Governor Kathy Hochul Signs Assemblyman Charles D. Fall Fair and Just Legislation Granting New Yorkers a Second Chance

Governor Hochul signed into law, legislation (A.2573-A/S.294-A) to allow those who have served their sentence the ability to become executor or executrix to their family estate. The legislation was passed in the Assembly by a bi-partisan vote of 146-1 and along party line vote 43-20 in the Senate. The legislation was signed last Friday evening as chap.486 of the laws of 2021.

Previous law was detrimental to anyone convicted of a felony allowing them to become a fiduciary of an estate, even if the deceased parent/family member(s) named said individual executor of the estate. The recently enacted law will rectify this prohibition while giving latitude to the court to still judge on certain cases where the prior conviction was associated with fraud, embezzlement or whose crime may be averse to the welfare of the estate.

State laws govern probate and surrogate courts, not federal law, so the rules can vary a great deal from jurisdiction to jurisdiction. For example, in New Jersey and Oregon, there are no laws stating that a convicted felon can't serve as executor of an estate. In New Jersey, this applies even if the named executor is still in jail when the testator dies.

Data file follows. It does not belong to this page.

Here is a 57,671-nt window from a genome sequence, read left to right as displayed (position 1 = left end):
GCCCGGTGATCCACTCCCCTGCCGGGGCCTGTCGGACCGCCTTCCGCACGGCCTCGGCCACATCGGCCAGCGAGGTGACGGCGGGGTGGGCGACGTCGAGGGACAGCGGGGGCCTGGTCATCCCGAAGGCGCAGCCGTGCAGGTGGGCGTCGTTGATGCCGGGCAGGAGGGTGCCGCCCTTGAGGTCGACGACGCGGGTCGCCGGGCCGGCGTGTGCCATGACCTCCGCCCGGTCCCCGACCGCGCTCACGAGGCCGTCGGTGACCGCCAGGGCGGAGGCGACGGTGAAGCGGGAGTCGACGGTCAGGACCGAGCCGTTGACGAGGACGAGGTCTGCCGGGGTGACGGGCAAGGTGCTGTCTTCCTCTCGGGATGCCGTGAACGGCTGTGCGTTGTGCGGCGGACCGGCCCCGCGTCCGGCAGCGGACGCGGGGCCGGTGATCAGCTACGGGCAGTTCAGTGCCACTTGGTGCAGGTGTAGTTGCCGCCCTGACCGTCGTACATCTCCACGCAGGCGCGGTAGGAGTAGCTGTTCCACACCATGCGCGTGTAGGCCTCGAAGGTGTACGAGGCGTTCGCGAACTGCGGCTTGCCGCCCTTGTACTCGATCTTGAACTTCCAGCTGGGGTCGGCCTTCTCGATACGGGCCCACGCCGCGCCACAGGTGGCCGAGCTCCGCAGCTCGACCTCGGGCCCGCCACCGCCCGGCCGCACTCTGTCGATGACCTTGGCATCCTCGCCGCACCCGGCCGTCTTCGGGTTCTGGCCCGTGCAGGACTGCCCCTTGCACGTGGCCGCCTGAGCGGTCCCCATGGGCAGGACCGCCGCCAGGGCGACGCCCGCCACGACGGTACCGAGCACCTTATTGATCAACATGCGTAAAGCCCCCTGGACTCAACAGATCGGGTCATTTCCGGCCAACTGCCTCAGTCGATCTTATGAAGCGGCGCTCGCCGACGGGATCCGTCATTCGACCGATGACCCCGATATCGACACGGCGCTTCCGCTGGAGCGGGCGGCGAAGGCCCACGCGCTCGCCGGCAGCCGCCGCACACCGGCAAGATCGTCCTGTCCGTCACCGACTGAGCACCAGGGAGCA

“First and foremost, I would like to thank Governor Hochul for signing my legislation into law. The new law is essential to grieving families who have a family member prohibited from acting as an executor due to his or her conviction after paying their debt to society. Unfair and unjust prohibition under previous statute should not play a part in grief-stricken family’s decisions to finalize their estates.” said Assemblyman Charles D. Fall.